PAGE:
Fostering a proxy war in in Armenia may serve Turkish President Recep Tayyip Erdogan’s needs, but it’s an appalling echo of the genocide Turkey committed against Armenians a century ago.
On Sept. 27, Azerbaijan resumed its conflict with Armenia, accusing it of unprovoked attacks. At issue is the Nagorno-Karabakh enclave, a mountainous territory of 150,000 people (mostly ethnic Armenians) that is internationally recognized as part of Azerbaijan, but claimed and governed by Armenia since an earlier war.
The Azeris are plainly the aggressors: They not only outnumber the Armenians 3-to-1, they’ve been modernizing their military with a huge assist from the Turks.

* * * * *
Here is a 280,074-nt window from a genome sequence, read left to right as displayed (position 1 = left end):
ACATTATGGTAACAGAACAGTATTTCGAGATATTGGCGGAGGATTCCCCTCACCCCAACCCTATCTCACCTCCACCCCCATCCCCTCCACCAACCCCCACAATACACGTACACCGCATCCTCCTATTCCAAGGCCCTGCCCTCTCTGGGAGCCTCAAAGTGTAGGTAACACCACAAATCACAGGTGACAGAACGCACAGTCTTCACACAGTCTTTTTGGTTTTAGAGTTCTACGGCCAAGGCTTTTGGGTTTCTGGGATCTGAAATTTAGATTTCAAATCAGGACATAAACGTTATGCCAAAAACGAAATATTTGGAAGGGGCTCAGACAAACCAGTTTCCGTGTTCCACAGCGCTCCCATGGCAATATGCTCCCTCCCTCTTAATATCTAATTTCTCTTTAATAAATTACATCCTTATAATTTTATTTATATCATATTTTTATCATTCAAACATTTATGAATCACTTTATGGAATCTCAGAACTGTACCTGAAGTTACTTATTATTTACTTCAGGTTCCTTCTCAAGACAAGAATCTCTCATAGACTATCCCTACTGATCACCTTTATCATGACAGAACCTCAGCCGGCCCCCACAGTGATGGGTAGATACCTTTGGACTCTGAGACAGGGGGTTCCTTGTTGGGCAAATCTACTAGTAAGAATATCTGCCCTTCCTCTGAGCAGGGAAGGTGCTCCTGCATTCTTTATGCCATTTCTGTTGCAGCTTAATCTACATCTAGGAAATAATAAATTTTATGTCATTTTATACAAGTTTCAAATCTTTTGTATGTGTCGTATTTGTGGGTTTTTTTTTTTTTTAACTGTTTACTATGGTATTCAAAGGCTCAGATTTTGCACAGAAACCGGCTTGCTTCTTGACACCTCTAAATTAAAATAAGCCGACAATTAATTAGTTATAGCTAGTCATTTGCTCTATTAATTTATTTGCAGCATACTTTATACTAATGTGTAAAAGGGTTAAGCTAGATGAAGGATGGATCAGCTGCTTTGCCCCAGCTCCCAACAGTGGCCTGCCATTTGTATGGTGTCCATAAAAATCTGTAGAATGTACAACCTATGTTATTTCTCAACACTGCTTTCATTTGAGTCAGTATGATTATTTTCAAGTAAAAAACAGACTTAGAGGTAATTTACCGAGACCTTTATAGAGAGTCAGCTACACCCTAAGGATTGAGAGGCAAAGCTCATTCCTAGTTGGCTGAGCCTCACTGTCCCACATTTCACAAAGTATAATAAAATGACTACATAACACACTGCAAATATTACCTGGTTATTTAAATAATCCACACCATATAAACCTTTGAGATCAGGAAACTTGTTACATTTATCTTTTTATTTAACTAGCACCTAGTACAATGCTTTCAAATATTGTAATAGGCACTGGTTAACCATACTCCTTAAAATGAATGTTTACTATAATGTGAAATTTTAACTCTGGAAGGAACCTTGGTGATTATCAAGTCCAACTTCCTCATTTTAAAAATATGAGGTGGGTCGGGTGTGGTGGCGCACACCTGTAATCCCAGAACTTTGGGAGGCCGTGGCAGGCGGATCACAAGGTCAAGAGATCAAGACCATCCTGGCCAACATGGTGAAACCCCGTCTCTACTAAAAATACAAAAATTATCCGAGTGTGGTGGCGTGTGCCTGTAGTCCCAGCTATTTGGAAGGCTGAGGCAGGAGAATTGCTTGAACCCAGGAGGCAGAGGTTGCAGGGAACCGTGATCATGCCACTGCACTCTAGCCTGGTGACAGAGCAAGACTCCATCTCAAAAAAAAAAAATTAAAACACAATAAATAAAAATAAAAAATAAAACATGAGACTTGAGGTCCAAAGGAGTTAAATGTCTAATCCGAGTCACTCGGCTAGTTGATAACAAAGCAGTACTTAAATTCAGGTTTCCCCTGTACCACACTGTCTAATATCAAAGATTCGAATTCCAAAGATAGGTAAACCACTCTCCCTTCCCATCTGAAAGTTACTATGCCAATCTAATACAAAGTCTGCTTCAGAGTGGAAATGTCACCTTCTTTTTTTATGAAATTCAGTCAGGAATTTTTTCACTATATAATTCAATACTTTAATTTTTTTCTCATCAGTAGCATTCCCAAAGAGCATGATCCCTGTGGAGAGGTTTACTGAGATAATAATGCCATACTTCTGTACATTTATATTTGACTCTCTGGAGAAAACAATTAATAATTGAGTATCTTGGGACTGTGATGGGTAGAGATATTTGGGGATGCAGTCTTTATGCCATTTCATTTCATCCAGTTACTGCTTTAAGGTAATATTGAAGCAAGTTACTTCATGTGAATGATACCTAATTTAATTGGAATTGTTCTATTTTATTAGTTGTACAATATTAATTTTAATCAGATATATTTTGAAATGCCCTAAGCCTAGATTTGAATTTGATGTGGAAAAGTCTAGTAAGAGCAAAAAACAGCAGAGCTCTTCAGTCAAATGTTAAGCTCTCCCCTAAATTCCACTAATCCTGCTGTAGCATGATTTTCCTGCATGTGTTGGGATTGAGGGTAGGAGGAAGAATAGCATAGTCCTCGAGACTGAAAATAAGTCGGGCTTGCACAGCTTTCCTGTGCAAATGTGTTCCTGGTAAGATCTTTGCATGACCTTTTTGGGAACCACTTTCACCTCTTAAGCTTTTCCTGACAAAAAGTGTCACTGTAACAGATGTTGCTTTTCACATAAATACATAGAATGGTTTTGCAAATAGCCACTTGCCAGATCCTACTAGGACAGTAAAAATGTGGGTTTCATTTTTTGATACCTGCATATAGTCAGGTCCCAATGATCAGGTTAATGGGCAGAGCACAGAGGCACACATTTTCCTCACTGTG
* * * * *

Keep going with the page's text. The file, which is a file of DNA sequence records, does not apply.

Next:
So Armenia’s destruction of a few of Azeri helicopters and tanks was likely the response to an incursion, as it claims.
Erdogan’s backing of Azerbaijan is a useful distraction from his sagging domestic economy, but it turns a long-standing local conflict into a bigger geopolitical competition. Armenia can resist only with the backing of Russia, which has been fueling that side of the arms race — which means it’s just a step or two to direct conflict between Moscow and Ankara.
“We are a step away from a large-scale war,” says Olesya Vartanyan of the International Crisis Group, a nonprofit dedicated to preventing deadly conflicts.
While the United States, the European Union, the United Nations, NATO, Pope Francis and others have called for a ceasefire, Erdogan fans the growing fire, offering Azerbaijan unwavering support.
But it’s the history that makes this beyond horrific: Ankara still refuses to acknowledge its genocide of nearly 1.5 million Armenians at the end of the First World War, and now it’s bent on slaughtering countless more.
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